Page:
My family and I were just coming to terms with the fact that I’d recently been diagnosed with cancer when, on the 5th April 2010, eight days after my diagnosis, a consultant took myself and my dad into a consulting room.
“We’ve made a mistake” he said, “we’ve studied your test results and they show that your leukaemia diagnosis was incorrect”. I didn’t know whether to smile or cry and I think that after living with the knowledge that his son had cancer for over a week that my dad was on the brink of punching the doctor after the way that he announced that they’d merely made a mistake.
He continued, “although your condition isn’t cancerous, it’s still serious, if not worse”. My face dropped and I looked to my dad for reassurance. “We believe that you’re suffering with a condition called aplastic anaemia which affects one in 500,000 children”. Because the condition is so rare they couldn’t answer my simple questions like “Why?” simply because there hadn’t been enough research.
Aplastic anaemia is a blood disorder that is widely unknown by many although it is as common as some forms as leukaemia, hence my original diagnosis, and can often be just as devastating. It prevents the bone marrow from reproducing blood cells and although in some cases the bone marrow can quickly recover itself, the severity of my diagnosis meant that I was to be kept alive by weekly blood transfusions.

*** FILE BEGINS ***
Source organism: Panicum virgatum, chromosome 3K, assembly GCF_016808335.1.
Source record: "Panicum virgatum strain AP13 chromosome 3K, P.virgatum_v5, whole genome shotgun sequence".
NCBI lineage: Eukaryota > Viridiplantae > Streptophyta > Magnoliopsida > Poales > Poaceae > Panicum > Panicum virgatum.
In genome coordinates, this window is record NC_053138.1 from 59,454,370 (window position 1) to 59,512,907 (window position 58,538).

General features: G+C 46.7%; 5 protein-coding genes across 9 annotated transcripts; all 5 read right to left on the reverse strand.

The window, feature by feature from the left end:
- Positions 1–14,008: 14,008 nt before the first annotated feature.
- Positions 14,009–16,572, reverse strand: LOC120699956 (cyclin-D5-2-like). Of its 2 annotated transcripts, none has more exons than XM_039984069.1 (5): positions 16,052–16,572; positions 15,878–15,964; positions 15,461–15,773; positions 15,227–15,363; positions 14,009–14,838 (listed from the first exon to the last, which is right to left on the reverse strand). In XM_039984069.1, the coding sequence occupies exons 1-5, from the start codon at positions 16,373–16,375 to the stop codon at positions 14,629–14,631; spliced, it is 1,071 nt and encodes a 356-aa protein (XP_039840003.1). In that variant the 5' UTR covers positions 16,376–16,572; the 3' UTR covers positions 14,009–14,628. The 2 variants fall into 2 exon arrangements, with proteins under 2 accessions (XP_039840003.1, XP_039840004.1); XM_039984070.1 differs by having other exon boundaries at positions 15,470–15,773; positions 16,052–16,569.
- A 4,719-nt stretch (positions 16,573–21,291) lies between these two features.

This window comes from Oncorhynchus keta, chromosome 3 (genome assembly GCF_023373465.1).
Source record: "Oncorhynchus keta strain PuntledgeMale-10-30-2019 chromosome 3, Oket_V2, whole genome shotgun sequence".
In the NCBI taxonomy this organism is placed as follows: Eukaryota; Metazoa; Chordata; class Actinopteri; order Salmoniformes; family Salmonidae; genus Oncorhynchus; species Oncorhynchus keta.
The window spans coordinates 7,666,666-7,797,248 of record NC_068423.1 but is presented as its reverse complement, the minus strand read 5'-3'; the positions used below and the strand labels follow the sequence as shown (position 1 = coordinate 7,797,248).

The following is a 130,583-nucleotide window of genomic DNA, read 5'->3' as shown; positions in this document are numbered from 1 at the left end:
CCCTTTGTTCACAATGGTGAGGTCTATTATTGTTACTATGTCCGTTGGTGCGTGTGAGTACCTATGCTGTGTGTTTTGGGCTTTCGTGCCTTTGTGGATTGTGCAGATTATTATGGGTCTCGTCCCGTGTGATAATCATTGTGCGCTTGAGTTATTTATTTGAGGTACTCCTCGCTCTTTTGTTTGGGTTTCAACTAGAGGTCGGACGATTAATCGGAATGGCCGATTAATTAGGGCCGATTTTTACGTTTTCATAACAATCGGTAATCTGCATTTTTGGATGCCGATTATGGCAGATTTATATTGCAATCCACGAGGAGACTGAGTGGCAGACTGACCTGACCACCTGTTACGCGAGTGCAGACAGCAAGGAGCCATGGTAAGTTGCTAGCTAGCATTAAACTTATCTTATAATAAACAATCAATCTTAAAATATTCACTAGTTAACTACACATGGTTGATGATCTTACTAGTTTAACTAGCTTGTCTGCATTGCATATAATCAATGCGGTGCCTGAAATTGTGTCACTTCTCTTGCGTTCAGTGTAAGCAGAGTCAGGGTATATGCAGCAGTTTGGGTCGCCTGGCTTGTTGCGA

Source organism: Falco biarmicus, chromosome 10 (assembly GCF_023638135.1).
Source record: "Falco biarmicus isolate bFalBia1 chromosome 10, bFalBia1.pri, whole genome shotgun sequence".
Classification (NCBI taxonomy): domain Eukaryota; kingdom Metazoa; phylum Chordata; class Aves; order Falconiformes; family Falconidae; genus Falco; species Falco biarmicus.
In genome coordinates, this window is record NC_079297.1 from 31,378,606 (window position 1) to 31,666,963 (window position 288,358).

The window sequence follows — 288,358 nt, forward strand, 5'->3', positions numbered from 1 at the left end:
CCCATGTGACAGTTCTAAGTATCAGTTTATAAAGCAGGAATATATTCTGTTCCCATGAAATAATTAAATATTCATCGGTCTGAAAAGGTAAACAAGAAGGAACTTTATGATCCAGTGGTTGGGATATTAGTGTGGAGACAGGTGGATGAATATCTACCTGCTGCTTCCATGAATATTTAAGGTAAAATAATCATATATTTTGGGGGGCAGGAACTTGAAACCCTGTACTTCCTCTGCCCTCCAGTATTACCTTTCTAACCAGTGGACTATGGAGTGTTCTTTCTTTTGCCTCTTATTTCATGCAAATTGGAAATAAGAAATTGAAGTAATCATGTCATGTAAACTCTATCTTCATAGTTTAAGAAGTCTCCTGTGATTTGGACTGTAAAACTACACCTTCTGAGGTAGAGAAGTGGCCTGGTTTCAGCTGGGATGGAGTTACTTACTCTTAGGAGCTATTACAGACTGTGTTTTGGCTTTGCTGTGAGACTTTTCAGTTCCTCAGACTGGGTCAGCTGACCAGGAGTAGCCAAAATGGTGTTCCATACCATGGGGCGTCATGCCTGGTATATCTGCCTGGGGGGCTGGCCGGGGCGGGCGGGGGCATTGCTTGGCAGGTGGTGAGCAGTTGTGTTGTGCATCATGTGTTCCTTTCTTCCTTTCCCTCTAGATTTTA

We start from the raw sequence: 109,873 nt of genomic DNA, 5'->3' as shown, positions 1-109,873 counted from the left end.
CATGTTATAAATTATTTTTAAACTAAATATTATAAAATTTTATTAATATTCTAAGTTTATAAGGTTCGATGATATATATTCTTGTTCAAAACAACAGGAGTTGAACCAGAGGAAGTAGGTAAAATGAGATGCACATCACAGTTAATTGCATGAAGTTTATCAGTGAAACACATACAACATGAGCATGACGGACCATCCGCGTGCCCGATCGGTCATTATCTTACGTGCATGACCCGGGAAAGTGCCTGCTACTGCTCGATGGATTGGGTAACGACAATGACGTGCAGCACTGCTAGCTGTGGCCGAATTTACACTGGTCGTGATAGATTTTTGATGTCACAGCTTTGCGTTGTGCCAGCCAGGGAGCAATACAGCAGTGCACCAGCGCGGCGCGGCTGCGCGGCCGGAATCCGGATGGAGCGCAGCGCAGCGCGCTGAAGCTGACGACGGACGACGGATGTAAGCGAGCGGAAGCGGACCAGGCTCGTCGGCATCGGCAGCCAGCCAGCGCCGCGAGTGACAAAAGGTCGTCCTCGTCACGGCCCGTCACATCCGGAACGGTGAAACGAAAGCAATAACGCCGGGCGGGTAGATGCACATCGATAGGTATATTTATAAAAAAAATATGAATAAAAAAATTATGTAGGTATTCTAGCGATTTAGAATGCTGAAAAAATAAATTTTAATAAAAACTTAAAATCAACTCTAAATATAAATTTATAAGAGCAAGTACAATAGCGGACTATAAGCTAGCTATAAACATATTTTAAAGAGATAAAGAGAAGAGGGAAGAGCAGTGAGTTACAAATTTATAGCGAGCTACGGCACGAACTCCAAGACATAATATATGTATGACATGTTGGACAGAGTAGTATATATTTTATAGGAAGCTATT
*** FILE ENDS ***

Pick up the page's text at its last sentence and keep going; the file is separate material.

Shortly after my new diagnosis I was discharged from Addenbrooke’s Hospital in Cambridge and looked after at my local hospital where sometimes I could stay for days or even weeks and at other times could go for a few weeks without having to stay overnight. I still had to go for regular appointments with my consultant in Cambridge, though, who informed me that the only ‘cure’ for aplastic anaemia would be to have a bone marrow transplant however there was an alternative treatment that they would try first and that I’d be coming back for a long stay in complete isolation shortly.
Thank you so much for such a great response to my last blog post. I’m writing a different part of my story every Sunday – last week was part one where I was diagnosed with leukaemia. Check back next week for another part of my story!